HHS, FTC want to know if GPOs, drug wholesalers are fueling generic drug shortages

The Biden administration is taking a look at how group purchasing organizations (GPOs) and drug wholesalers are playing a role in generic drug shortages.

In a Request for Information jointly issued Wednesday, the Federal Trade Commission (FTC) and the Department of Health and Human Services (HHS) said they want to learn more about the organizations’ market concentration, contracting practices and regulatory exemptions.

The government said it is looking for any evidence that competing drug suppliers are being disincentivized from competing in generic markets; how a lack of competition between GPOs and drug wholesalers is impacting patients, pharmacies and providers, in particular those that are smaller or rural; or other potential causes for “chronic” generic drug shortages.

“When you’re prescribed an important medication by your doctor and you learn the drug is out of stock, your heart sinks,” HHS Secretary Xavier Becerra said in a release. “This devastating reality is the case for too many Americans who need generic drugs for ADHD, cancer and other conditions. Today’s announcement is part of the Biden-Harris Administration’s work to tackle healthcare monopolies and lessen the impact on vulnerable patients who bear the brunt of this lack of competition.”

GPOs and drug wholesalers both serve as intermediaries between providers and suppliers. GPOs negotiate deals between the parties while drug wholesalers purchase the products directly from manufacturers for delivery to providers.

The FTC and HHS’ 17-bullet Request for Information (PDF) gives the public 60 days to submit written comments, documents and other data.

Advocacy groups have highlighted the substantial negotiating leverage of these groups resulting from consolidation and regulatory exemptions. They’ve also pushed the government to review GPOs' sole-source agreements with members that prevent providers from tapping other sources of supplies, which could contribute to care disruptions and higher prices alike.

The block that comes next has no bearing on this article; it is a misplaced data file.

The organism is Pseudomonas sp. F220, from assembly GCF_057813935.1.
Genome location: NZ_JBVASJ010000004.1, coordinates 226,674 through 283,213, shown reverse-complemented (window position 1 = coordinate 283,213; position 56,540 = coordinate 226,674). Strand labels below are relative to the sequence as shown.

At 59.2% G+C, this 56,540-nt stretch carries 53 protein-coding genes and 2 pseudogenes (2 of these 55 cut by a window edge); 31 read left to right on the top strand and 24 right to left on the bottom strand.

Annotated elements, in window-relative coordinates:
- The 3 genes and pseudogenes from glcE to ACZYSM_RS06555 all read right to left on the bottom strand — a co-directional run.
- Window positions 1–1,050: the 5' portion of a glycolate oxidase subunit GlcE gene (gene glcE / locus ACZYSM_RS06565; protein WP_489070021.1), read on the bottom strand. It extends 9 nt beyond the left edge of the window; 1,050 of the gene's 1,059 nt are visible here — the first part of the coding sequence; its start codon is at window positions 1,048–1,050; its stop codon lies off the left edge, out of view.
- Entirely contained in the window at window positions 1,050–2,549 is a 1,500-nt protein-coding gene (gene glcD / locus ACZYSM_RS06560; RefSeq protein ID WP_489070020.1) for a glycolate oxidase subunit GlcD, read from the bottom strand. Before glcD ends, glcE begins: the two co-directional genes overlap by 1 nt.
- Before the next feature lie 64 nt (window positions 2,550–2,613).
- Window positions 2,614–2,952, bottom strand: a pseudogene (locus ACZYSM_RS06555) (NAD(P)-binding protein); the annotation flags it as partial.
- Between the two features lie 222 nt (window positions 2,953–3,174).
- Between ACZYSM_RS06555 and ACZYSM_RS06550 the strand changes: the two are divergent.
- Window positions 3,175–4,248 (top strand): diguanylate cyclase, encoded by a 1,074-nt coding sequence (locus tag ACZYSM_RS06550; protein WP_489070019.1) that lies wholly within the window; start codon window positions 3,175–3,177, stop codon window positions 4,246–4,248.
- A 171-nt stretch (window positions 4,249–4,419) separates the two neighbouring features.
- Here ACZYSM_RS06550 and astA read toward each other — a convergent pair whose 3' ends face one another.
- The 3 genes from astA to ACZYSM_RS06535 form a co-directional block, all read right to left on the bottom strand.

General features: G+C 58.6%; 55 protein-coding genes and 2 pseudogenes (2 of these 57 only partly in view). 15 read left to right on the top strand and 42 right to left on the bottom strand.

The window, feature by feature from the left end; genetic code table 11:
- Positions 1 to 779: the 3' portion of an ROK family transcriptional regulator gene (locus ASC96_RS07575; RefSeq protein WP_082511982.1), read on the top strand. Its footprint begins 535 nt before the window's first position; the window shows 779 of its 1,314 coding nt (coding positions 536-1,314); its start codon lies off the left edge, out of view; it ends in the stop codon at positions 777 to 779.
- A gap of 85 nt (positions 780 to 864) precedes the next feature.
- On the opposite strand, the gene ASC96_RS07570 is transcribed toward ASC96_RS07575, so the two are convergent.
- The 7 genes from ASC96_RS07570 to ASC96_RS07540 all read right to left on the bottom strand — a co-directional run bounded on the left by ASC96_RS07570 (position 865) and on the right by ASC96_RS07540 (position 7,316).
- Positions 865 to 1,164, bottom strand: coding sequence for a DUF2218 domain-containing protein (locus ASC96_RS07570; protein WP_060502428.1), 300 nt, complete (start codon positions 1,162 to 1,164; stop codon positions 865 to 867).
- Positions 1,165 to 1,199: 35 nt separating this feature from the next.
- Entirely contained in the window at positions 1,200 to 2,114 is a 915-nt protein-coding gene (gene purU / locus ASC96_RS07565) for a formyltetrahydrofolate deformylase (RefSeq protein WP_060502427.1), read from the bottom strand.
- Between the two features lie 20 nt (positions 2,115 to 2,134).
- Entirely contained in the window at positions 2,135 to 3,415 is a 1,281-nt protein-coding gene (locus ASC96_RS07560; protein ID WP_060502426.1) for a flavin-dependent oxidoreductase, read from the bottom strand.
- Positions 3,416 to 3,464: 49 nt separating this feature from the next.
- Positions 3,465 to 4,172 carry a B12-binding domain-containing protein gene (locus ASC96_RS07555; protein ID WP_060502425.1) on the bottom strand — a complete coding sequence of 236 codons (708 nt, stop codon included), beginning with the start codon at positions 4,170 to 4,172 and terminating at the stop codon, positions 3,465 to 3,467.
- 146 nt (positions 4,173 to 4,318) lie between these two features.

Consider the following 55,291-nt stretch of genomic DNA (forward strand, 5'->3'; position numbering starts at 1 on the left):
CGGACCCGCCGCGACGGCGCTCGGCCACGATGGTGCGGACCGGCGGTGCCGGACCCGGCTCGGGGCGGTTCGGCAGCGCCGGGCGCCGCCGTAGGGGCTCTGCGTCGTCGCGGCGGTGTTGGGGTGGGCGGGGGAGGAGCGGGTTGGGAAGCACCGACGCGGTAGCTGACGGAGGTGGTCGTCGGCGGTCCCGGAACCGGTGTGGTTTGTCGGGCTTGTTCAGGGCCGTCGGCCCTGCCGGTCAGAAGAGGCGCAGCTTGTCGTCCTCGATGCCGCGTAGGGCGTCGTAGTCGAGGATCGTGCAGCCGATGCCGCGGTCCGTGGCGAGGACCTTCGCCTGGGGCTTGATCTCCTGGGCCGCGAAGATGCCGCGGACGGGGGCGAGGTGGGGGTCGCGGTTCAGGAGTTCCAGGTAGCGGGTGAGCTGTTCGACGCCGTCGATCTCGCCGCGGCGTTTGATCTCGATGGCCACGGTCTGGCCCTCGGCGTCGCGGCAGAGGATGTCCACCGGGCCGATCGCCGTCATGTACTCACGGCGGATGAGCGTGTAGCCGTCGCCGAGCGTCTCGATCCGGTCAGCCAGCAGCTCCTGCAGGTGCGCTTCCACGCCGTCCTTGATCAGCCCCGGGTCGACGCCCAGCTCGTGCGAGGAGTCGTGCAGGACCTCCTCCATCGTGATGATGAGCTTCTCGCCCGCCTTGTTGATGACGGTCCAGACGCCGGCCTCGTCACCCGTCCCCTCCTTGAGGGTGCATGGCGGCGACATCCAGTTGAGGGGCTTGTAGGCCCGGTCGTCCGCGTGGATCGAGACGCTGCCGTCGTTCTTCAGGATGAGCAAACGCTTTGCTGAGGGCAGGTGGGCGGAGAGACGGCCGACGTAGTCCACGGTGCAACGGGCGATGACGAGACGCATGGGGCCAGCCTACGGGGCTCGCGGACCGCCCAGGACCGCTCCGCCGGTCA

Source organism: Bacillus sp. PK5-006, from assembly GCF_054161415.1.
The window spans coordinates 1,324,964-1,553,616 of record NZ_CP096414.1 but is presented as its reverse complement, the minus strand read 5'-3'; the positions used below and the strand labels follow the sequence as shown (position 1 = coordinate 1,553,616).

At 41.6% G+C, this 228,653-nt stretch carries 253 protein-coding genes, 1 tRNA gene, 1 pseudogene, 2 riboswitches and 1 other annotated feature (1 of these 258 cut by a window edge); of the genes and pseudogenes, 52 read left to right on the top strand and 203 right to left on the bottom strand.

“For years Americans have faced acute shortages of critical drugs, from chemotherapy to antibiotics, endangering patients,” FTC Chair Lina M. Khan said in a statement. “Our inquiry requests information on the factors driving these shortages and scrutinizes the practices of opaque drug middlemen. We look forward to public input as we assess how enforcers and policymakers can best address chronic drug shortages and promote a resilient drug supply chain.”

The federal government has lately also been probing another type of intermediary, pharmacy benefit managers, which critics have accused of contributing to higher drug prices.

The drug shortages being described by HHS and the FTC are no surprise to providers. Health system pharmacists near-unanimously reported being affected by drug shortages last year with a third describing the issue as “critically impactful.” The American Society of Health-System Pharmacists, at the time, called on policymakers to take a hard look at “larger healthcare marketplace trends that have placed intense economic pressure on the overall cost of generic drugs.”

An October survey from ECRI found that frequent drug shortages were compromising care with delayed treatments or non-optimal regimens. Just last week, the American Hospital Association highlighted chronic drug shortages to the House of Representatives’ Ways and Means Committee—though the group’s recommendations to lawmakers largely focused on creating new manufacturing incentives for older generic drugs, supply chain resiliency and other manufacturer-focused reforms.